Wednesday, August 17, 2011

21-15-9: Thrusters and Contentment

Santosha is listed in the Yoga Sutras as one of the necessary conditions for enlightenment, peace of mind and true happiness. Santosha means "contentment", and while I was sitting on my yoga mat I saw all the ways in which I'm in tune and all the ways in which I am NOT!

Just this past weekend my friends and I drove several hours north to run the Warrior Dash! We made a weekend out of it and rented a house to spend the night at after the race. So while I got to sleep in a real bed that night, it was not my own, and I was exhausted come Monday morning. Pathetic as it may be, I spent all my time in the office on Monday dreaming I was napping soundly in a soft blanket at home.Thankfully I made it to yoga class that night because it started with a discussion about this concept of contentment.

Our teacher told us a story about a supervisor of his that said the best thing you could do, upon entering the work force after college, was to buy a boat. "Buy a BIG boat," this man said. "Then you will need to work hard in order to pay for that boat and therefore you will be more motivated to make more money then if you had no bills to pay." Brilliant, haha. It made me realize though that I had just spent every minute of that whole day wishing for something different than what I had. I had not spent much, if any, of my day contented.

I know diddly about boats so let's talk workouts! You walk into the box and you see your mortal enemy's name scrawled on the whiteboard (ie "Barbara" 5 rounds of 20 Pullups, 30 pushups, 40 situps, 50 squats). 
We're all concerned with our final time of course, but it's the ability to ride the waves of change DURING the WOD that will determine how you finish. Can you remain content and aware in every moment? Everything is always changing: you may catch your breath on one set of squats but then your breath may get erratic during the next set of squats. Are you going to get mad about it and let that annoyance effect the following set of pullups? NO (is the right answer)!

My biggest f* up during WODs (even in yoga class) is getting emotional about what's next. I've noticed that THIS burpee feels harder because I know there are ten left after it. This warrior lunge feels hard because I know that dreaded side angle I always fall out of is coming next. I get emotional about what's coming instead of focusing on the immediate task (ask anyone who's heard me scream "F--K" at myself! Lady-like, I know). Just imagine doing your whole workout focused on doing each and every rep as quickly and as well as possible with ZERO concern or thought for the next rep. You'll get to the next rep when you get there. Personally I know I would haul ass, and mostly because I'd save time not having to retrieve my jump rope after I got mad and threw it :-D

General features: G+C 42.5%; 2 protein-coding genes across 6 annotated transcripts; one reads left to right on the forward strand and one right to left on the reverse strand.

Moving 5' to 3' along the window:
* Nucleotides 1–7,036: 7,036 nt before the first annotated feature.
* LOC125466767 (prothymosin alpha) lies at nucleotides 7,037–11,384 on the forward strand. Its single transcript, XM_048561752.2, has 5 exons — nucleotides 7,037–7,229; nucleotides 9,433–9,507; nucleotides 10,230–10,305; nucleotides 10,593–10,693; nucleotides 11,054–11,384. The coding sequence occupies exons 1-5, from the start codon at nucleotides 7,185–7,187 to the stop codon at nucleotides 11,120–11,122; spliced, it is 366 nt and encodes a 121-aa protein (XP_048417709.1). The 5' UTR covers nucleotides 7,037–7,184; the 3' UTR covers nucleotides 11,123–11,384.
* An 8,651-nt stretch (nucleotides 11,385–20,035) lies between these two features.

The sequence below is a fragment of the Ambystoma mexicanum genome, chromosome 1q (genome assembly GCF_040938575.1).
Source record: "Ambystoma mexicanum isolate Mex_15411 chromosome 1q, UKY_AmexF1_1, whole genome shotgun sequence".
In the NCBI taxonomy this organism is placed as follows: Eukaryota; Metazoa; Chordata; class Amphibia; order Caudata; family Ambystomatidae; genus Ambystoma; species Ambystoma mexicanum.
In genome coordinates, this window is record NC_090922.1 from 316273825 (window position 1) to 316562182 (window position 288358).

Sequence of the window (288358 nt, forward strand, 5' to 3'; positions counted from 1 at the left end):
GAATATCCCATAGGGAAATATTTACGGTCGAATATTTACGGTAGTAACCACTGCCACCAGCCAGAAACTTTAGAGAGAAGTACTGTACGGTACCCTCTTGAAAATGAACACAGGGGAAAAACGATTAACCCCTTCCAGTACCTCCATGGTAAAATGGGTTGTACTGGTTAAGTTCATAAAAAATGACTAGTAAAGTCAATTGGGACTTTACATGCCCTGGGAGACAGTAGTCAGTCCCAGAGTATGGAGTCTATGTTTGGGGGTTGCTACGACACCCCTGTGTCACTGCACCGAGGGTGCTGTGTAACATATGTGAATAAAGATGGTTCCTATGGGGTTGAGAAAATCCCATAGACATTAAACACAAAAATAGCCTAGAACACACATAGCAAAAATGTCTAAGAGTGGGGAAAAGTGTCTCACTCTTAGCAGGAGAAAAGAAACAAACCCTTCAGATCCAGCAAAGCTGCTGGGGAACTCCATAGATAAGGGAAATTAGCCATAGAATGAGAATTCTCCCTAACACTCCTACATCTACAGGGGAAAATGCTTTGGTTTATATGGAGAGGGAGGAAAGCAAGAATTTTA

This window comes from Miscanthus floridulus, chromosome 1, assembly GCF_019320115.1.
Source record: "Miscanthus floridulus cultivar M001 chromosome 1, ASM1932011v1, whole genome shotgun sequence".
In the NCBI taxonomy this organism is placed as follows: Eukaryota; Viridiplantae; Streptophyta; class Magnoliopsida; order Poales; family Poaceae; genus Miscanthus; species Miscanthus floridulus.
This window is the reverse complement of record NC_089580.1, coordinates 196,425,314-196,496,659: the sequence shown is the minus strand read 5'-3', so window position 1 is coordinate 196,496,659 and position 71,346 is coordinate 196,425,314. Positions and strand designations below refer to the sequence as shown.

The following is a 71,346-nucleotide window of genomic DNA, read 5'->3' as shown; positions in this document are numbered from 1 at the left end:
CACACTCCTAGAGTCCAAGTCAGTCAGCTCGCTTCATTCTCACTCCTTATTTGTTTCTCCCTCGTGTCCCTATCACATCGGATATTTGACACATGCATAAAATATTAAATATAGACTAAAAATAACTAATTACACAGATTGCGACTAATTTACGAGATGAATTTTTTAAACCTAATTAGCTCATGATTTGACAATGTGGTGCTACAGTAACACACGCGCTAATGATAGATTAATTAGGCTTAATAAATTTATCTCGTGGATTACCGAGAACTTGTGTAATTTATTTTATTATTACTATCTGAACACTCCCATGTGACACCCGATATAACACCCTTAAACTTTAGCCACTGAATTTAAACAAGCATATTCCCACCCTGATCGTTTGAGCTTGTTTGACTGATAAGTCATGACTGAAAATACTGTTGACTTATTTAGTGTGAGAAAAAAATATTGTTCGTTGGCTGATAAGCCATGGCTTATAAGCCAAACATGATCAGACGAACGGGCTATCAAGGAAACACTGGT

Let me point out that contentment does NOT equal complacency. Big difference. HUGE difference!  This concept of santosha does NOT mean that you should be satisfied with just good-enough. It does NOT imply that you should be content with whatever time you get. Striving to be better is non-negotiable in this life! The idea is to be IN THE MOMENT and focused on doing the work of that exact moment and not on the work that is coming. The more time you spend being aware of your present moment the less time you have to "spend in the emotionality of anger or depression or other negativities." This is MUCH easier said than done however. Some days my mind is perfectly focused like this and I'm amazed at how much simpler the workouts are (not easier, simpler). I don't let the work that has yet to be done turn into a swirling black whirlpool of fear before me. I can remember the very first time this happened and my mind cleared during a WOD and I will never forget it. Whatever my coach said to do I did. She said, "do five thrusters," and I did five. I was still completely aware that my legs were screaming at me but I simply acknowledged the pain but did not assign a feeling to it. I can only tap into this on occasion (still practicing) and these are my "crush it" days!

Work is just work: get it done! It's when we assign emotion to it ("oh my god, this is so hard I'll never make it to the pushups") is where we stumble. When we give the work an emotional power over us, it all starts to tumble over like a toddler on a hill. So the trick is to ride the wave of change without emotional attachment and to simply be content. Wandering around whining about missing a rep, thinking about WHY you missed it, worrying you hit the proverbial wall...all that takes TIME and emotional energy away from the work you need to get done!

Does this make sense to you? If you have EVER finished a WOD thinking you could have done better had you not spent so much time THINKING then read this post again. Don't get mad if it doesn't happen right away, just try to stay focused on each and every rep! Now go. Do!


  1. Addendum to my own blog post: I had to remind myself of this very thing during my last WOD last Thursday. I did the WOD as Rx and the Rx weight for women's front squats was 10# less than my 5-rep max...oy! So it was a hard WOD for me, try to get through 3 rounds, 12.9.6. I struggled and got mad and WOW did I finish last! My time was about 7minutes slower than everyone else's. But I couldn't get MAD at what was left, I very sincerely had to focus on each rep I did or I'd fall out of the squat and lose the rep. Being content with doing one rep at a time is what got me through...that and everyone else relaxing, foam rolling, watching me finish up & cheering me on!

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